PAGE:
In the United States, the government is required to get a search warrant when they want to get e-mail content or other content that's stored on Microsoft's servers that belongs to its customers. And they have to go to judge in a district court to demonstrate probable cause that the information was used to commit a crime or contains evidence of a crime before the judge will issue the search warrant, Jones explained.

The government can actually take data using a search warrant, explained Neal Suggs, vice president and associate general counsel at Microsoft Corp., during the talk. He asked Jones if a subpoena also could be used to obtain customer data.

Jones said that basic subscriber information is essentially all governments can get with a subpoena.

Microsoft Fighting Gag Orders
Microsoft's business customers mostly just want to know about the government requests, Jones said. Microsoft has adopted a couple of approaches in response. It's committed to notifying its customers of the requests for their data "unless we are legally prohibited from doing so," he said, likely referring to U.S. PATRIOT Act restrictions. "There are laws on the books that allow the government to prohibit us from notifying the customer," Jones explained.

Microsoft's position is that it has free speech rights as a corporate citizen and is fighting such government gag orders, having filed a case to that effect back in April. Microsoft generally contests gag orders in court and also pushes back informally, Jones said. Sometimes governments have backed down and let Microsoft notify its customers about the requests for data. Microsoft's position is that "gag orders are appropriate in some cases, but the government needs to have the facts to justify it," Jones said. Gag orders should be the exception and not the rule, he added.

Jones said that Microsoft picks legal fights when it needs clarity on what the law allows. One example along those lines is its Dec. 2013 Ireland warrant case, where the U.S. government was seeking information from an Outlook.com customer in which data were stored in Ireland.

"We said U.S. courts can't issue search warrants for homes in Ireland, [so] why is data different?" Jones explained. Warrants are needed to get such data but warrants are territorially limited. This case is currently before Second Circuit Court of Appeals right now, he said, adding, "We like our chances."

Microsoft also backed Apple when it resisted FBI requests to decrypt an iPhone associated with alleged terror attack. The primary driving force in the Apple case was that the government was relying on a law that was last updated in 1911, according to Jones. The U.S. law that covers stored communications, called the "Stored Communications Act," is actually pretty good, Jones said, but it was passed in 1986. Jones contended that laws regarding unlocking phones should be made by policy makers, not courts interpreting 100-year-old laws.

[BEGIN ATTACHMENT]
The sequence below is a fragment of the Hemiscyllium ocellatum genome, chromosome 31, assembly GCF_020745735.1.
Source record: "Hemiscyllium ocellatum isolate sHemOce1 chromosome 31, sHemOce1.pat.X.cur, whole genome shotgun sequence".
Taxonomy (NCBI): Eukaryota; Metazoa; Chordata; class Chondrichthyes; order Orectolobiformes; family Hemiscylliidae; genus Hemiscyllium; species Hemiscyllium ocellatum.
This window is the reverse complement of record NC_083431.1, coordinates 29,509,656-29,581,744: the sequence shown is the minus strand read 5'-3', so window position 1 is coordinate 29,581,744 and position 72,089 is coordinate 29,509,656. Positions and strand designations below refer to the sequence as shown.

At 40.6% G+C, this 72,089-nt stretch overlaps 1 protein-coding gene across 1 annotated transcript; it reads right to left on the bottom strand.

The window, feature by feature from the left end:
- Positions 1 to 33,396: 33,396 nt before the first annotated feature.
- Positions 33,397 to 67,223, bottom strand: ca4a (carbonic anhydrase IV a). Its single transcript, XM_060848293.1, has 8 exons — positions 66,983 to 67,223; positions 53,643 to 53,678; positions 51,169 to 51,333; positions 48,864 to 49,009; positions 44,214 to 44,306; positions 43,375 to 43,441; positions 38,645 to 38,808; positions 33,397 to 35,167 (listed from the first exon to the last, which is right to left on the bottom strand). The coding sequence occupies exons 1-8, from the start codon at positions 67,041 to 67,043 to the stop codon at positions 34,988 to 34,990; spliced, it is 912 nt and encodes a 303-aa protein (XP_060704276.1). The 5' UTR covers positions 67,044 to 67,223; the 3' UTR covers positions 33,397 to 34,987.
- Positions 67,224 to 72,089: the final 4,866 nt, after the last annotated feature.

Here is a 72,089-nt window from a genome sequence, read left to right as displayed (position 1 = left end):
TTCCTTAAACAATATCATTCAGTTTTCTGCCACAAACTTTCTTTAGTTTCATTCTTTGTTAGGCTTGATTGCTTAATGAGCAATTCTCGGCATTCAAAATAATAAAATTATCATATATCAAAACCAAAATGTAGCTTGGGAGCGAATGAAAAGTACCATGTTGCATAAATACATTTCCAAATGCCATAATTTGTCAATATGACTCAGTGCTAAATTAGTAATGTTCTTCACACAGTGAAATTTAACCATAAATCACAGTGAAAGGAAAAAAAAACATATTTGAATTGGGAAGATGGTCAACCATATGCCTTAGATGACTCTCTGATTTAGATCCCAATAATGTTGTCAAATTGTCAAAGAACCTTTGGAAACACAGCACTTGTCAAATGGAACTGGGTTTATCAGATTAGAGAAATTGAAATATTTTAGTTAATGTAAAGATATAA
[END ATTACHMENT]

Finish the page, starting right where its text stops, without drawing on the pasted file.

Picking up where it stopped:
Global Protections?
Microsoft's legal team was asked during the talk about how its approach might apply to other countries' legal systems besides the U.S legal system, such as the one in the United Kingdom. The team suggested it's a somewhat similar process for those located outside the United States:

Many countries have similar legal authorities, but not all of these countries have jurisdiction over Microsoft and/or the data. If they lack jurisdiction, we would not be legally required to disclose the information, and would require the country to go through appropriate international processes to obtain the cooperation of a government that does have jurisdiction over Microsoft and/or the data.

Perhaps, that's somewhat assuring following revelations about massive "Five Eyes" spying worldwide, as disclosed in secret U.S. documents made public by whistle-blower Edward Snowden. Certainly, big money is at stake for U.S.-based Microsoft. It has a monetary interest in assuring that concepts like "data sovereignty" and legal transparency get respected by governments around the globe.

All told, Microsoft had "more than 100 globally distributed datacenters" and other facilities in place, as of June 2015, to deliver its hosted services. That infrastructure supports consumer services, Office 365 services and Microsoft Azure services. It has 32 Azure regions worldwide, with new expansions taking place in Canada and Seoul, South Korea. Those investments total $15 billion worldwide, Microsoft recently explained. It's building undersea infrastructure to support its cloud infrastructure, too.

And, of course, it's got a few lawyers to help things along the way.